Disability Retirement for Federal Government Employees: Basics & Complexity

Appearance versus reality; ease of effort as opposed to great physical exertional requirements; basic components which make up for a complex composite — the inverse/converse of oppositional forces may seemingly contradict each other, but in most cases, they are entirely compatible.

In preparing, formulating and filing for Federal Disability Retirement benefits from the U.S. Office of Personnel Management, whether under FERS or CSRS, the initial encounter with the multiple forms which must be completed, the complexity of the questions requested to be responded to — with the underlying sense that each question contains an implicit “trickiness” where the government is attempting to either cage you into a corner you do not necessarily want to be pushed to, or otherwise to state things which cannot be answered in such simplistic format — all betray a conundrum:  Is it as simple as the questions appear?  Or is the complexity hidden in the appearance of such simplicity?

Then, of course, a partial answer will surface when a Federal Disability Retirement application is denied by OPM at the First Stage of the process:  all of a sudden, various legal criteria are cited; standards of proof heretofore unmentioned are recited like a litany from a food recipe; and by the way, if it gets denied again, you get to read through a thick legal packet concerning your “appeal rights” from the U.S. Merit Systems Protection Board.

Yes, it appears simple; it’s only that the complexity remains hidden in the compendium of laws, statutes and regulations which undergird the entirety of the complex administrative procedure encapsulating Federal Disability Retirement law.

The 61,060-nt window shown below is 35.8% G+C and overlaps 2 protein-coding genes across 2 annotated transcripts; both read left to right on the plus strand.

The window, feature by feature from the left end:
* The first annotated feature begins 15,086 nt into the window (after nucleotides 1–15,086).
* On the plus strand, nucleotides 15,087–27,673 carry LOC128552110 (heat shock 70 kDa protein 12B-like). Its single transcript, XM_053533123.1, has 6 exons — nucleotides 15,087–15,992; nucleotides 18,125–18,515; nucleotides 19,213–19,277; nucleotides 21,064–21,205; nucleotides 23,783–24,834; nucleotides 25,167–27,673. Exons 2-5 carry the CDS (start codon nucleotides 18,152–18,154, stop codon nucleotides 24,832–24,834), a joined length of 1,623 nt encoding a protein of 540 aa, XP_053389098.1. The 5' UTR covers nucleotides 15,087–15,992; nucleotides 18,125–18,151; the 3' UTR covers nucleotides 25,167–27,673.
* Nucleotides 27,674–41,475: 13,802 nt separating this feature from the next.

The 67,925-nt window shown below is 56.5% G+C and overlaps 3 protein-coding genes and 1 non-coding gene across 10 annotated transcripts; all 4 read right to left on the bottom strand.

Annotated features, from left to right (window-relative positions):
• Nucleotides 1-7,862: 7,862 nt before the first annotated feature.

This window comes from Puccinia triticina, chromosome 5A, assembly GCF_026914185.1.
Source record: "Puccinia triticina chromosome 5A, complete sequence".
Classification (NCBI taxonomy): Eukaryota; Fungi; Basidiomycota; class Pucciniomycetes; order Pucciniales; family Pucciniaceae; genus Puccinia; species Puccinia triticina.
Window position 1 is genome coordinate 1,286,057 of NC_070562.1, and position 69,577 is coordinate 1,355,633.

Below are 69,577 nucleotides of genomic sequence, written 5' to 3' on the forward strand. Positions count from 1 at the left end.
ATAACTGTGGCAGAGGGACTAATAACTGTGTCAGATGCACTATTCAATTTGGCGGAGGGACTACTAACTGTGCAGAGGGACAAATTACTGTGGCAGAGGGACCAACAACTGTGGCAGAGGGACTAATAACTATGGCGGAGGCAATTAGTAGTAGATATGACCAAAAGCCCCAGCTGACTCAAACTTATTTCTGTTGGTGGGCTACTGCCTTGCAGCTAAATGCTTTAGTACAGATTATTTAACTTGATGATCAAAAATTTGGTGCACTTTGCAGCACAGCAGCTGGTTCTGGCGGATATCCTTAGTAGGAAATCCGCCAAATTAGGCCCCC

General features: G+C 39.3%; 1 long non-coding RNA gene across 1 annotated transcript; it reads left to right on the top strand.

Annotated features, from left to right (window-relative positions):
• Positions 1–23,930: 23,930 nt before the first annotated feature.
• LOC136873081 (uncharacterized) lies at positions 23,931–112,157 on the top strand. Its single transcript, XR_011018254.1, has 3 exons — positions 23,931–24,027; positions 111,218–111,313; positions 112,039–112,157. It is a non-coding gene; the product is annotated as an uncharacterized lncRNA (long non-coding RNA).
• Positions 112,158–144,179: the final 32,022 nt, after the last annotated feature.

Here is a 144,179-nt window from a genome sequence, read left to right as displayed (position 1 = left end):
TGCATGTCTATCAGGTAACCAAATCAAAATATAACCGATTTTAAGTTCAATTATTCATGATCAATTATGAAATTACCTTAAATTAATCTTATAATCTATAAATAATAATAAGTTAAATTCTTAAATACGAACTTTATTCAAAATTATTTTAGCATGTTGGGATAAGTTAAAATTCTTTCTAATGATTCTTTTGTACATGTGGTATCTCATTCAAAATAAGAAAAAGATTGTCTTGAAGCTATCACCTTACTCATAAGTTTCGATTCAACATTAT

Sincerely,

Robert R. McGill, Esquire

Federal Worker Disability Retirement: Always the Basics Matter

In preparing, formulating and filing for Federal Disability Retirement benefits from the U.S. Office of Personnel Management, whether under FERS or CSRS, it is always instructive to remind one’s self that the focus of any application should be placed upon the basic components of a Federal Disability Retirement application, and once that focal point is embraced, to reiterate and reinforce that aspect of the Disability Retirement application.

Often, when one requests and receives a blank packet of information, including all of the Standard Forms, instructions, financial forms and life insurance forms, etc., to fill out and complete, the sense of being overwhelmed can easily defeat a Federal Disability Retirement application at the outset.

There are multiple personal questions; information requested on military service, on receipt of OWCP benefits; then the complexity of the queries focuses upon those rather simple but “tricky” questions concerning Agency actions, about whether one has “requested” an accommodation; to describe one’s medical conditions, etc.  How a question should be answered is indeed crucial in the successful filing of a Federal Disability Retirement application; whether the answers given should be consistently coordinated with other answers provided is equally of importance.

Ultimately, the basic components of a Federal Disability Retirement application embrace the relationship between the medical condition suffered, and the impact upon one’s positional duties required to be performed.  But, inasmuch as it is not the Agency of the Federal or Postal employee who makes the decision concerning an OPM Disability Retirement application, but the U.S. Office of Personnel Management, it is important to understand that while the answers given involve the actions of the relationship between a Federal and Postal employee and one’s agency, it is ultimately people outside of the agency to whom such answers must be directed.

Sincerely,

Robert R. McGill, Esquire